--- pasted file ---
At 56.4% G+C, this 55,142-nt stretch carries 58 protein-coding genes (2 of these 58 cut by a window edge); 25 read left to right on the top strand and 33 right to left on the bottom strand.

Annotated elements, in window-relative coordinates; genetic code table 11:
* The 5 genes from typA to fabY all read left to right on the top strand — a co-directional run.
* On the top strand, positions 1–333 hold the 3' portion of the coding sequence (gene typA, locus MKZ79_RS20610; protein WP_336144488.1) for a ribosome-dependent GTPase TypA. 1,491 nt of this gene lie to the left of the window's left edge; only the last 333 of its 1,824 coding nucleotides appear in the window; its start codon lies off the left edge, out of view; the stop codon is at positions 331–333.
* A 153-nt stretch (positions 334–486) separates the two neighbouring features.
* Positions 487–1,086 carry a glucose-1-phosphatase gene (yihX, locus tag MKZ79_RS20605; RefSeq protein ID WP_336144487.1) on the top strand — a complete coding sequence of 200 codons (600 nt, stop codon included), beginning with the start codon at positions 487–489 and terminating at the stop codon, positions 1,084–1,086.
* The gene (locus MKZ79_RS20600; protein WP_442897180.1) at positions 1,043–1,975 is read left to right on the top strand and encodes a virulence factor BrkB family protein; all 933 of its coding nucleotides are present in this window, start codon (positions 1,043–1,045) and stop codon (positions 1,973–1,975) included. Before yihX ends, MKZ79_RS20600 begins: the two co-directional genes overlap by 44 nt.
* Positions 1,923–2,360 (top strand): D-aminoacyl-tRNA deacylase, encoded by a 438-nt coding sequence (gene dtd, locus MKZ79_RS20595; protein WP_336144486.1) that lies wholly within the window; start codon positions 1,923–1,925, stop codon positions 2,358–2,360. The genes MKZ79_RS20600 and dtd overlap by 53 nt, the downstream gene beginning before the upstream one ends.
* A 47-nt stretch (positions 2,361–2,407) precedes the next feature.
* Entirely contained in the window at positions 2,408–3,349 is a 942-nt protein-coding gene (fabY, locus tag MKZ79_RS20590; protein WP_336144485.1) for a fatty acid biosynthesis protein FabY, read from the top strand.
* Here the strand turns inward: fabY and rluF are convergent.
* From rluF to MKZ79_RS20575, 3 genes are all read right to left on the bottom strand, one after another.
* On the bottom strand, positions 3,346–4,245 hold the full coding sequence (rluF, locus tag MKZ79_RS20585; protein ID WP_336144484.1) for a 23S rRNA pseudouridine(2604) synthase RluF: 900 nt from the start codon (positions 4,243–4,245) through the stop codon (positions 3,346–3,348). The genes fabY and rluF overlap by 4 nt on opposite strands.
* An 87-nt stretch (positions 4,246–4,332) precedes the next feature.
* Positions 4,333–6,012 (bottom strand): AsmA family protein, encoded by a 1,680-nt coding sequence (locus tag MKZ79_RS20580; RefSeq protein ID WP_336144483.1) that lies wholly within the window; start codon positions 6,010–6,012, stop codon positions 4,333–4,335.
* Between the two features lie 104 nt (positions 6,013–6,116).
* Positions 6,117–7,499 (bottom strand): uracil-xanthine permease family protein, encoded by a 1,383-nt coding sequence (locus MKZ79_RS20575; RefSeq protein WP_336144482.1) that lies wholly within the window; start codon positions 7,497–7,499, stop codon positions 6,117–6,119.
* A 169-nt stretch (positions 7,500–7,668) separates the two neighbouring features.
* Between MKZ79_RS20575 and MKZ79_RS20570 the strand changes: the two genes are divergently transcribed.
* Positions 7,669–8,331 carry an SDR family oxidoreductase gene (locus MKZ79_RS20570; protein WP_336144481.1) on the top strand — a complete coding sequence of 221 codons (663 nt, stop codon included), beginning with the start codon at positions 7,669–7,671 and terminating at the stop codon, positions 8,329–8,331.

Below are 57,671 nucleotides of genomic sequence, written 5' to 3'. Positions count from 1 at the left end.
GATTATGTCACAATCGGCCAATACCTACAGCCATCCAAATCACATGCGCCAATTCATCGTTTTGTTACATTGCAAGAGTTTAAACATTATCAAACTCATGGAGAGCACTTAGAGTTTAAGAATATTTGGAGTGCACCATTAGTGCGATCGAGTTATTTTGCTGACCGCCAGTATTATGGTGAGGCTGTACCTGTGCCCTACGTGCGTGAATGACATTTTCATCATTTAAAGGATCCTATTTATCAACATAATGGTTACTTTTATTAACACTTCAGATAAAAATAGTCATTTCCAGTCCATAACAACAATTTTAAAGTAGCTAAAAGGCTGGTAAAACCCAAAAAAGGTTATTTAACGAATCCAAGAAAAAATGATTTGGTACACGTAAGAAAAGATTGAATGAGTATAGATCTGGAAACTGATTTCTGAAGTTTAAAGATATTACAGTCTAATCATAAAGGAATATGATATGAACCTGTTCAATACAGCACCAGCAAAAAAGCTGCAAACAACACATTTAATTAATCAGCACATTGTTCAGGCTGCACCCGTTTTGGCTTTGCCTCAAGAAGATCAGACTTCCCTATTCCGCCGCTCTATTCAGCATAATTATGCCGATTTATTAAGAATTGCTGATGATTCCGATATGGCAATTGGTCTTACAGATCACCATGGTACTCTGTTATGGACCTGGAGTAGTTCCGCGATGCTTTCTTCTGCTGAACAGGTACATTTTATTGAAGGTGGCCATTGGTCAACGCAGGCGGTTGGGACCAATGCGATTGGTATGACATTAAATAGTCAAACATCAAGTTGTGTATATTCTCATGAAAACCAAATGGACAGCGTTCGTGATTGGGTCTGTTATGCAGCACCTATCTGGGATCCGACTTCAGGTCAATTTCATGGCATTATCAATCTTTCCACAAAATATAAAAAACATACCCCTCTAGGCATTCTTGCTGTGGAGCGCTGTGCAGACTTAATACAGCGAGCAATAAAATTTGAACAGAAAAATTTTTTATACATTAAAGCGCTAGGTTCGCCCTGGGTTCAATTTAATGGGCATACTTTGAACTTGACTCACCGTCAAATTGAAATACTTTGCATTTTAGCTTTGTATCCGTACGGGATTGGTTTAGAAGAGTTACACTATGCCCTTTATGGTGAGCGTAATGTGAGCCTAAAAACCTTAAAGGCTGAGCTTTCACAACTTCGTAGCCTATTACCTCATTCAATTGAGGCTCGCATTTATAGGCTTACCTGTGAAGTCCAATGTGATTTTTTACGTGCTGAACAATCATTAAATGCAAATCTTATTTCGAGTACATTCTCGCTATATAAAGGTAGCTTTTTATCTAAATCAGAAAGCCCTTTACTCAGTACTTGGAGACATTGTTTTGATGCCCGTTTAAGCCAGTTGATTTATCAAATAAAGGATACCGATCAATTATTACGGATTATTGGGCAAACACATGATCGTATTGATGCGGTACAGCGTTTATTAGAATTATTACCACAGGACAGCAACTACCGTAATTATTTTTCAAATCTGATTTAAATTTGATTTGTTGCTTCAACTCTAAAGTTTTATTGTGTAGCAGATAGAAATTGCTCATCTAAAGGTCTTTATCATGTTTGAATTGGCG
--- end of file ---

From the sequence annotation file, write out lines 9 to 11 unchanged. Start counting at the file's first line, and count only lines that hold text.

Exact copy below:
* A 47-nt stretch (positions 2,361–2,407) precedes the next feature.
* Entirely contained in the window at positions 2,408–3,349 is a 942-nt protein-coding gene (fabY, locus tag MKZ79_RS20590; protein WP_336144485.1) for a fatty acid biosynthesis protein FabY, read from the top strand.
* Here the strand turns inward: fabY and rluF are convergent.